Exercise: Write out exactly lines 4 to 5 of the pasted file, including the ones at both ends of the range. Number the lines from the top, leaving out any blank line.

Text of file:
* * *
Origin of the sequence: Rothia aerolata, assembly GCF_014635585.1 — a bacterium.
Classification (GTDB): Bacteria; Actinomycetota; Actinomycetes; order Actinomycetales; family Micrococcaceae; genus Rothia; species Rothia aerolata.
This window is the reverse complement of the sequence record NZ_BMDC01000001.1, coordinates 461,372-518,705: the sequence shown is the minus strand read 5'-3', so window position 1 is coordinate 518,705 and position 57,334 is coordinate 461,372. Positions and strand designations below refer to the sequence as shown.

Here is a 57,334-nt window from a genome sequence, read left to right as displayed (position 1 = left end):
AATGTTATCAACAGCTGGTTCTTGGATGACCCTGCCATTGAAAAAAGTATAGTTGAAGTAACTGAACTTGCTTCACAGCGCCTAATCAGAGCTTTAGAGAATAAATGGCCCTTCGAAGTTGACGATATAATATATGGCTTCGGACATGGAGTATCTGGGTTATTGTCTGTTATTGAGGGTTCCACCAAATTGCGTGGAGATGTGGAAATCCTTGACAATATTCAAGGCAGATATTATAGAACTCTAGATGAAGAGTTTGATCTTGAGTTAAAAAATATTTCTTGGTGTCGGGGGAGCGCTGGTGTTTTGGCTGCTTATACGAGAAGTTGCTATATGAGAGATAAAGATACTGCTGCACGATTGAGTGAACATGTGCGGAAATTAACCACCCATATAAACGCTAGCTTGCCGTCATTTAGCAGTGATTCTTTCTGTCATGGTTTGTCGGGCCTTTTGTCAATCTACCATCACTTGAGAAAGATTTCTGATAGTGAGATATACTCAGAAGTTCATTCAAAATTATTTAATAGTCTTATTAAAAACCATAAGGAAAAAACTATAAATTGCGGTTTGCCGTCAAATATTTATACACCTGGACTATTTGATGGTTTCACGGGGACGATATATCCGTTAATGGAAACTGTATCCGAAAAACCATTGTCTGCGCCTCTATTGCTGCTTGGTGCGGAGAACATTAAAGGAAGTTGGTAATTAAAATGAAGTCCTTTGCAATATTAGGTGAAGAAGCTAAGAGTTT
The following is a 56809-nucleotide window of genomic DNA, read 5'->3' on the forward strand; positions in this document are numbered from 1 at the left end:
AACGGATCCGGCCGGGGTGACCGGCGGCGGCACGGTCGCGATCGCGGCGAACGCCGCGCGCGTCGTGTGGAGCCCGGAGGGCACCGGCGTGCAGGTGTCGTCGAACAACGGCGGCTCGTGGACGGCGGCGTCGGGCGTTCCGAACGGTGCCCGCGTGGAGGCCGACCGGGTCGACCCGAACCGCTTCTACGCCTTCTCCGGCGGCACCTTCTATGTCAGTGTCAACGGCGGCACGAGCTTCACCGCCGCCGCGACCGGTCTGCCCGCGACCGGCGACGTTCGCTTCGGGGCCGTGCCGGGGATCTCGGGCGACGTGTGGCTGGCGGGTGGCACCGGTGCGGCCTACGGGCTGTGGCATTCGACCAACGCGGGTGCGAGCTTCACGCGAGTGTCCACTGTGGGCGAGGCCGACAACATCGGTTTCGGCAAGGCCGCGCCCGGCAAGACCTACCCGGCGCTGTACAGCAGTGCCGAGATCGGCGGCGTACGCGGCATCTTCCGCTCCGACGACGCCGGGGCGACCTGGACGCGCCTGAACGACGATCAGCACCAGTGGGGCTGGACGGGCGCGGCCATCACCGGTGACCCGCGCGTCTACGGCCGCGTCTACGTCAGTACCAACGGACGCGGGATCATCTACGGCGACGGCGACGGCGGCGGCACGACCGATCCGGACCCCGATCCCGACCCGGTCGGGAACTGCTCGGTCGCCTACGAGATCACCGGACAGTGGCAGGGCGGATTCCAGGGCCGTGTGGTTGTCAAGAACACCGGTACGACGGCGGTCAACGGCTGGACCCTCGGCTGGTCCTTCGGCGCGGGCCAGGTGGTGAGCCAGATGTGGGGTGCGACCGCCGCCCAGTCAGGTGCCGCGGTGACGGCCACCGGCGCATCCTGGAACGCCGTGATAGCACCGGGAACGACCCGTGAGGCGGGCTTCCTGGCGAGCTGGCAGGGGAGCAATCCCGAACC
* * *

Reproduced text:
Here is a 57,334-nt window from a genome sequence, read left to right as displayed (position 1 = left end):
AATGTTATCAACAGCTGGTTCTTGGATGACCCTGCCATTGAAAAAAGTATAGTTGAAGTAACTGAACTTGCTTCACAGCGCCTAATCAGAGCTTTAGAGAATAAATGGCCCTTCGAAGTTGACGATATAATATATGGCTTCGGACATGGAGTATCTGGGTTATTGTCTGTTATTGAGGGTTCCACCAAATTGCGTGGAGATGTGGAAATCCTTGACAATATTCAAGGCAGATATTATAGAACTCTAGATGAAGAGTTTGATCTTGAGTTAAAAAATATTTCTTGGTGTCGGGGGAGCGCTGGTGTTTTGGCTGCTTATACGAGAAGTTGCTATATGAGAGATAAAGATACTGCTGCACGATTGAGTGAACATGTGCGGAAATTAACCACCCATATAAACGCTAGCTTGCCGTCATTTAGCAGTGATTCTTTCTGTCATGGTTTGTCGGGCCTTTTGTCAATCTACCATCACTTGAGAAAGATTTCTGATAGTGAGATATACTCAGAAGTTCATTCAAAATTATTTAATAGTCTTATTAAAAACCATAAGGAAAAAACTATAAATTGCGGTTTGCCGTCAAATATTTATACACCTGGACTATTTGATGGTTTCACGGGGACGATATATCCGTTAATGGAAACTGTATCCGAAAAACCATTGTCTGCGCCTCTATTGCTGCTTGGTGCGGAGAACATTAAAGGAAGTTGGTAATTAAAATGAAGTCCTTTGCAATATTAGGTGAAGAAGCTAAGAGTTT